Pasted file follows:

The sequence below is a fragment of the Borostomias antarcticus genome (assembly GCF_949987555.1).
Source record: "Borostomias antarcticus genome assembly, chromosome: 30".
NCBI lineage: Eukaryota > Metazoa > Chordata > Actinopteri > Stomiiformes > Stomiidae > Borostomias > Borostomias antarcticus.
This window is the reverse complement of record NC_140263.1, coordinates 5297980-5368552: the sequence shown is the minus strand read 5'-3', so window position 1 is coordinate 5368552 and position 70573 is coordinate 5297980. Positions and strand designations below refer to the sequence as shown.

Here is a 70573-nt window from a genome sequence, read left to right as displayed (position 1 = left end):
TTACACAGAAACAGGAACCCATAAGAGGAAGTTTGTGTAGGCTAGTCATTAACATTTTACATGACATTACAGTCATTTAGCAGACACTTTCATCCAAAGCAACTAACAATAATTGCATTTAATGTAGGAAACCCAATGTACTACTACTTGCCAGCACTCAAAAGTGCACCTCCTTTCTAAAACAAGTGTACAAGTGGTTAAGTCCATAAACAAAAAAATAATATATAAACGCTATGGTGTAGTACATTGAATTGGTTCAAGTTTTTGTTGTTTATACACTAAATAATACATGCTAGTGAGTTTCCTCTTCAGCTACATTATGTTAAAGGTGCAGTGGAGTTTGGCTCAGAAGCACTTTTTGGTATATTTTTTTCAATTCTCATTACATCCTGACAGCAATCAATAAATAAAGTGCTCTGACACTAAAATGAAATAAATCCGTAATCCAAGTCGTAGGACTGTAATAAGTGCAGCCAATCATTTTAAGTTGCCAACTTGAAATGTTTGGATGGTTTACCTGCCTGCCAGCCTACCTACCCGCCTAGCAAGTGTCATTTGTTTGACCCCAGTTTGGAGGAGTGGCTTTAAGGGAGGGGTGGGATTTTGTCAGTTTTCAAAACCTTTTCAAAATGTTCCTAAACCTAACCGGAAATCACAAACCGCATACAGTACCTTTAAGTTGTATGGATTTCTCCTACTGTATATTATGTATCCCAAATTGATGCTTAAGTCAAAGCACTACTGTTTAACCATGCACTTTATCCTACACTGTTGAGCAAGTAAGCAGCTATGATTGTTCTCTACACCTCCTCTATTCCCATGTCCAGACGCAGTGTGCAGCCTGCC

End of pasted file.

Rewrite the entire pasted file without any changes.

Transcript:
The sequence below is a fragment of the Borostomias antarcticus genome (assembly GCF_949987555.1).
Source record: "Borostomias antarcticus genome assembly, chromosome: 30".
NCBI lineage: Eukaryota > Metazoa > Chordata > Actinopteri > Stomiiformes > Stomiidae > Borostomias > Borostomias antarcticus.
This window is the reverse complement of record NC_140263.1, coordinates 5297980-5368552: the sequence shown is the minus strand read 5'-3', so window position 1 is coordinate 5368552 and position 70573 is coordinate 5297980. Positions and strand designations below refer to the sequence as shown.

Here is a 70573-nt window from a genome sequence, read left to right as displayed (position 1 = left end):
TTACACAGAAACAGGAACCCATAAGAGGAAGTTTGTGTAGGCTAGTCATTAACATTTTACATGACATTACAGTCATTTAGCAGACACTTTCATCCAAAGCAACTAACAATAATTGCATTTAATGTAGGAAACCCAATGTACTACTACTTGCCAGCACTCAAAAGTGCACCTCCTTTCTAAAACAAGTGTACAAGTGGTTAAGTCCATAAACAAAAAAATAATATATAAACGCTATGGTGTAGTACATTGAATTGGTTCAAGTTTTTGTTGTTTATACACTAAATAATACATGCTAGTGAGTTTCCTCTTCAGCTACATTATGTTAAAGGTGCAGTGGAGTTTGGCTCAGAAGCACTTTTTGGTATATTTTTTTCAATTCTCATTACATCCTGACAGCAATCAATAAATAAAGTGCTCTGACACTAAAATGAAATAAATCCGTAATCCAAGTCGTAGGACTGTAATAAGTGCAGCCAATCATTTTAAGTTGCCAACTTGAAATGTTTGGATGGTTTACCTGCCTGCCAGCCTACCTACCCGCCTAGCAAGTGTCATTTGTTTGACCCCAGTTTGGAGGAGTGGCTTTAAGGGAGGGGTGGGATTTTGTCAGTTTTCAAAACCTTTTCAAAATGTTCCTAAACCTAACCGGAAATCACAAACCGCATACAGTACCTTTAAGTTGTATGGATTTCTCCTACTGTATATTATGTATCCCAAATTGATGCTTAAGTCAAAGCACTACTGTTTAACCATGCACTTTATCCTACACTGTTGAGCAAGTAAGCAGCTATGATTGTTCTCTACACCTCCTCTATTCCCATGTCCAGACGCAGTGTGCAGCCTGCC